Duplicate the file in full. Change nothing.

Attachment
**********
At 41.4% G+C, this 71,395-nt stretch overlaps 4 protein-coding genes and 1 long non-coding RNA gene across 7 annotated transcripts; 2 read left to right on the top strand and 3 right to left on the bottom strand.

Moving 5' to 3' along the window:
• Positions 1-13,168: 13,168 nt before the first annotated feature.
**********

At 41.4% G+C, this 71,395-nt stretch overlaps 4 protein-coding genes and 1 long non-coding RNA gene across 7 annotated transcripts; 2 read left to right on the top strand and 3 right to left on the bottom strand.

Moving 5' to 3' along the window:
• Positions 1-13,168: 13,168 nt before the first annotated feature.